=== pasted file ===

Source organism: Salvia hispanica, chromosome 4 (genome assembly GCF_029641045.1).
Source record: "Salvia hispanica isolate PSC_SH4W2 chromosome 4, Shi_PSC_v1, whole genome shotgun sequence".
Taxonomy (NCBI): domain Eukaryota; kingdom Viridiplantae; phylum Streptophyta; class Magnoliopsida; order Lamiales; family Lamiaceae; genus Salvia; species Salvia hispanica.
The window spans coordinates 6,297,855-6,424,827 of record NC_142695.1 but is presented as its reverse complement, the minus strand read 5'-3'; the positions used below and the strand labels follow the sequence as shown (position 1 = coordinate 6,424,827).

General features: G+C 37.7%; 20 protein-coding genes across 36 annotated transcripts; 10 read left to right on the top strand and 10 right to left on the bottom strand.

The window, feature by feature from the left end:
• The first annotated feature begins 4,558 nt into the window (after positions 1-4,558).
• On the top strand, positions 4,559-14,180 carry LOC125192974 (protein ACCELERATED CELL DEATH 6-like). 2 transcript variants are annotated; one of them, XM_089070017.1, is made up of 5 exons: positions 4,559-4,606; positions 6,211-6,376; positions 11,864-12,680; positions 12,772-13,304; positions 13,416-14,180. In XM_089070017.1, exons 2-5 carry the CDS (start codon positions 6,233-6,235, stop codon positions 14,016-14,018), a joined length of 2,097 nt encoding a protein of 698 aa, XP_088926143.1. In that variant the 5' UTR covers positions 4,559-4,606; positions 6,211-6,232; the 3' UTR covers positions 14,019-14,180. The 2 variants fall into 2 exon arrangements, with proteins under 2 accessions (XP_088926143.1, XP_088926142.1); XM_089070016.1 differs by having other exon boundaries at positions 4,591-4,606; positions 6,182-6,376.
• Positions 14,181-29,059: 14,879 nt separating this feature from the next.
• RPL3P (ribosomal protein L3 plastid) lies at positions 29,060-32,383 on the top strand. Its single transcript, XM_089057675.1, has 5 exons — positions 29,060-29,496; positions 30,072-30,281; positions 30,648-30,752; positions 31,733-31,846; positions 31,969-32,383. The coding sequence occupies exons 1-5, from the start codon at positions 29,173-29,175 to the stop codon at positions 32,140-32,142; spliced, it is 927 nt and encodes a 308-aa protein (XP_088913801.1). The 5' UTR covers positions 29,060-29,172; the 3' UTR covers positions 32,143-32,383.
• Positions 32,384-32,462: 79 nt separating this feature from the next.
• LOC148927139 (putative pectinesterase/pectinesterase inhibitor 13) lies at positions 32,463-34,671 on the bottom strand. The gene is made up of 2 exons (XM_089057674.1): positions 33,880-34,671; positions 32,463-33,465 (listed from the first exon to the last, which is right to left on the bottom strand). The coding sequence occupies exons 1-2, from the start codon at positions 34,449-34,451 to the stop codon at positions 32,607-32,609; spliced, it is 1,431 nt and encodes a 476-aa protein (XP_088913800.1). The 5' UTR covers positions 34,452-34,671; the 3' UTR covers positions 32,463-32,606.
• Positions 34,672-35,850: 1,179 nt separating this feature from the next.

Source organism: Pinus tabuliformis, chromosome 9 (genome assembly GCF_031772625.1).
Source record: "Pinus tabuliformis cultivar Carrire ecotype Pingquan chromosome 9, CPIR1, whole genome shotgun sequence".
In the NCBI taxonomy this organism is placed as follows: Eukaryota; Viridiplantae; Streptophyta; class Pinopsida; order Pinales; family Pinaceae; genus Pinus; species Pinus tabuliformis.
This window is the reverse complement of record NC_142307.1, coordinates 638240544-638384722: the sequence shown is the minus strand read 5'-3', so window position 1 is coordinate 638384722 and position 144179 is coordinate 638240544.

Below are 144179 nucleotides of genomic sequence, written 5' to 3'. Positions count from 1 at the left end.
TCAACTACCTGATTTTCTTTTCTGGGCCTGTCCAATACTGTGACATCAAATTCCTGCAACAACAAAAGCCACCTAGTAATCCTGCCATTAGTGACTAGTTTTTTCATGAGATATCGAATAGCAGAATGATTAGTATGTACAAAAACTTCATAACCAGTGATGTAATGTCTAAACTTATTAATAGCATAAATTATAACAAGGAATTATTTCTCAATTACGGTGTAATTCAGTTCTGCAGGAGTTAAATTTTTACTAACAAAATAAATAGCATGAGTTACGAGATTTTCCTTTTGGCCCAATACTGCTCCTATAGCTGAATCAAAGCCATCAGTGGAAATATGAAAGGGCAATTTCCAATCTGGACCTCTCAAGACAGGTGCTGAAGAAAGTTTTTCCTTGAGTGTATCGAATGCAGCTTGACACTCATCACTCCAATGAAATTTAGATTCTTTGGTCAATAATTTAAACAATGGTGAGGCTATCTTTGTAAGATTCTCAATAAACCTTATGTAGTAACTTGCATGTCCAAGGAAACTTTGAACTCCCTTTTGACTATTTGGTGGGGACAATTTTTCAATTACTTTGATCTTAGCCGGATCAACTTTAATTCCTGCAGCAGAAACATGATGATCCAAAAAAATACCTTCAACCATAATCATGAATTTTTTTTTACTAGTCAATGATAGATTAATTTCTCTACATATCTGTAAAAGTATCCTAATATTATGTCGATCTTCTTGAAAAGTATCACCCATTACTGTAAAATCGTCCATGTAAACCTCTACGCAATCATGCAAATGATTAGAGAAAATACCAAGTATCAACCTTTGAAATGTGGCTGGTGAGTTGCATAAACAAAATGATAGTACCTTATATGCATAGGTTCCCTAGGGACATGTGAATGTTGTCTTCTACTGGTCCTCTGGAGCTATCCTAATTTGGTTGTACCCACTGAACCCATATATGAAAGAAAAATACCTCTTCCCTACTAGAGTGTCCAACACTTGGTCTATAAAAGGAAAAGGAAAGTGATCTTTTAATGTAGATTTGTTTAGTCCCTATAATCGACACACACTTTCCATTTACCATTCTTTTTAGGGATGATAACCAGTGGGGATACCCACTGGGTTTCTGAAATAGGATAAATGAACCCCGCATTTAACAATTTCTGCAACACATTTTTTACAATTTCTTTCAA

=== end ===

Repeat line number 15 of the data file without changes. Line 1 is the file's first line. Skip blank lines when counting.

Source record: "Pinus tabuliformis cultivar Carrire ecotype Pingquan chromosome 9, CPIR1, whole genome shotgun sequence".